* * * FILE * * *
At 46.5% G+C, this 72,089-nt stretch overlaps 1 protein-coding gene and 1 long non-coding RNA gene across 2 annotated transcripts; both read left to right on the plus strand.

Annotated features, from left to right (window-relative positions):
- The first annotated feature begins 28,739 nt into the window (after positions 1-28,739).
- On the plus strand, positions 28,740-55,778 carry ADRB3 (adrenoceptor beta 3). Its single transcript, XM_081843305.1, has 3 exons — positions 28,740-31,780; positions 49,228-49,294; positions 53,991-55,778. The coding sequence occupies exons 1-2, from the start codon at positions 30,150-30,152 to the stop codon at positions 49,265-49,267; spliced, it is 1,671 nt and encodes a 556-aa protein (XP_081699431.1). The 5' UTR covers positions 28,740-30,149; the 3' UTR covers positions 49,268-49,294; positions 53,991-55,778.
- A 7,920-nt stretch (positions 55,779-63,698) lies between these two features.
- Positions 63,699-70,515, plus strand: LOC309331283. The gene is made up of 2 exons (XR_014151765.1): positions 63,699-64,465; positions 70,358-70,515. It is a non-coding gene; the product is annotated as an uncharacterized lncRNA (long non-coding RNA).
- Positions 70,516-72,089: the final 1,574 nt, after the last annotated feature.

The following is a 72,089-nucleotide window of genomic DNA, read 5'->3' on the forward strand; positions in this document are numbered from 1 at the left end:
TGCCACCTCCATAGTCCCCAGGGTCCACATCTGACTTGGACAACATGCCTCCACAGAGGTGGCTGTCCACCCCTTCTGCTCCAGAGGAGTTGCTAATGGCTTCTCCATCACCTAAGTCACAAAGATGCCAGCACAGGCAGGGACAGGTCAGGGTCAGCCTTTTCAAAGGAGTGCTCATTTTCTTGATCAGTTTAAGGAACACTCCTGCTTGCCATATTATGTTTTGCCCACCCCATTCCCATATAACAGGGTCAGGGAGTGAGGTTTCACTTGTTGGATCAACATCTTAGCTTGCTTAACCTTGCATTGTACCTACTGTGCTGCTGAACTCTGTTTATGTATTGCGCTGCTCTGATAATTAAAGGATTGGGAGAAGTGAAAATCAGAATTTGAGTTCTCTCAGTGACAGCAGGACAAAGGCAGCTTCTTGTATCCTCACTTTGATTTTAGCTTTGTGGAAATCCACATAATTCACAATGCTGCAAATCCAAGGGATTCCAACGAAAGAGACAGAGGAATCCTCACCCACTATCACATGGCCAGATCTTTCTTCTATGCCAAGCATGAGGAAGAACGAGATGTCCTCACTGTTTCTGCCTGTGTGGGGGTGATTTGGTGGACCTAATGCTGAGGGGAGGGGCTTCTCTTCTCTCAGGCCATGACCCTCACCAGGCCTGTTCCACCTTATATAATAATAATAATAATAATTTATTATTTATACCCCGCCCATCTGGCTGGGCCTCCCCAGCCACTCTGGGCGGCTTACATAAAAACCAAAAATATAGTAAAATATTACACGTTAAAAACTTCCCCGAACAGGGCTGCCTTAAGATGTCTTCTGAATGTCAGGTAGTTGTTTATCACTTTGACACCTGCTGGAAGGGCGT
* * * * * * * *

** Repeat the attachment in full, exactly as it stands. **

At 46.5% G+C, this 72,089-nt stretch overlaps 1 protein-coding gene and 1 long non-coding RNA gene across 2 annotated transcripts; both read left to right on the plus strand.

Annotated features, from left to right (window-relative positions):
- The first annotated feature begins 28,739 nt into the window (after positions 1-28,739).
- On the plus strand, positions 28,740-55,778 carry ADRB3 (adrenoceptor beta 3). Its single transcript, XM_081843305.1, has 3 exons — positions 28,740-31,780; positions 49,228-49,294; positions 53,991-55,778. The coding sequence occupies exons 1-2, from the start codon at positions 30,150-30,152 to the stop codon at positions 49,265-49,267; spliced, it is 1,671 nt and encodes a 556-aa protein (XP_081699431.1). The 5' UTR covers positions 28,740-30,149; the 3' UTR covers positions 49,268-49,294; positions 53,991-55,778.
- A 7,920-nt stretch (positions 55,779-63,698) lies between these two features.
- Positions 63,699-70,515, plus strand: LOC309331283. The gene is made up of 2 exons (XR_014151765.1): positions 63,699-64,465; positions 70,358-70,515. It is a non-coding gene; the product is annotated as an uncharacterized lncRNA (long non-coding RNA).
- Positions 70,516-72,089: the final 1,574 nt, after the last annotated feature.

The following is a 72,089-nucleotide window of genomic DNA, read 5'->3' on the forward strand; positions in this document are numbered from 1 at the left end:
TGCCACCTCCATAGTCCCCAGGGTCCACATCTGACTTGGACAACATGCCTCCACAGAGGTGGCTGTCCACCCCTTCTGCTCCAGAGGAGTTGCTAATGGCTTCTCCATCACCTAAGTCACAAAGATGCCAGCACAGGCAGGGACAGGTCAGGGTCAGCCTTTTCAAAGGAGTGCTCATTTTCTTGATCAGTTTAAGGAACACTCCTGCTTGCCATATTATGTTTTGCCCACCCCATTCCCATATAACAGGGTCAGGGAGTGAGGTTTCACTTGTTGGATCAACATCTTAGCTTGCTTAACCTTGCATTGTACCTACTGTGCTGCTGAACTCTGTTTATGTATTGCGCTGCTCTGATAATTAAAGGATTGGGAGAAGTGAAAATCAGAATTTGAGTTCTCTCAGTGACAGCAGGACAAAGGCAGCTTCTTGTATCCTCACTTTGATTTTAGCTTTGTGGAAATCCACATAATTCACAATGCTGCAAATCCAAGGGATTCCAACGAAAGAGACAGAGGAATCCTCACCCACTATCACATGGCCAGATCTTTCTTCTATGCCAAGCATGAGGAAGAACGAGATGTCCTCACTGTTTCTGCCTGTGTGGGGGTGATTTGGTGGACCTAATGCTGAGGGGAGGGGCTTCTCTTCTCTCAGGCCATGACCCTCACCAGGCCTGTTCCACCTTATATAATAATAATAATAATAATTTATTATTTATACCCCGCCCATCTGGCTGGGCCTCCCCAGCCACTCTGGGCGGCTTACATAAAAACCAAAAATATAGTAAAATATTACACGTTAAAAACTTCCCCGAACAGGGCTGCCTTAAGATGTCTTCTGAATGTCAGGTAGTTGTTTATCACTTTGACACCTGCTGGAAGGGCGT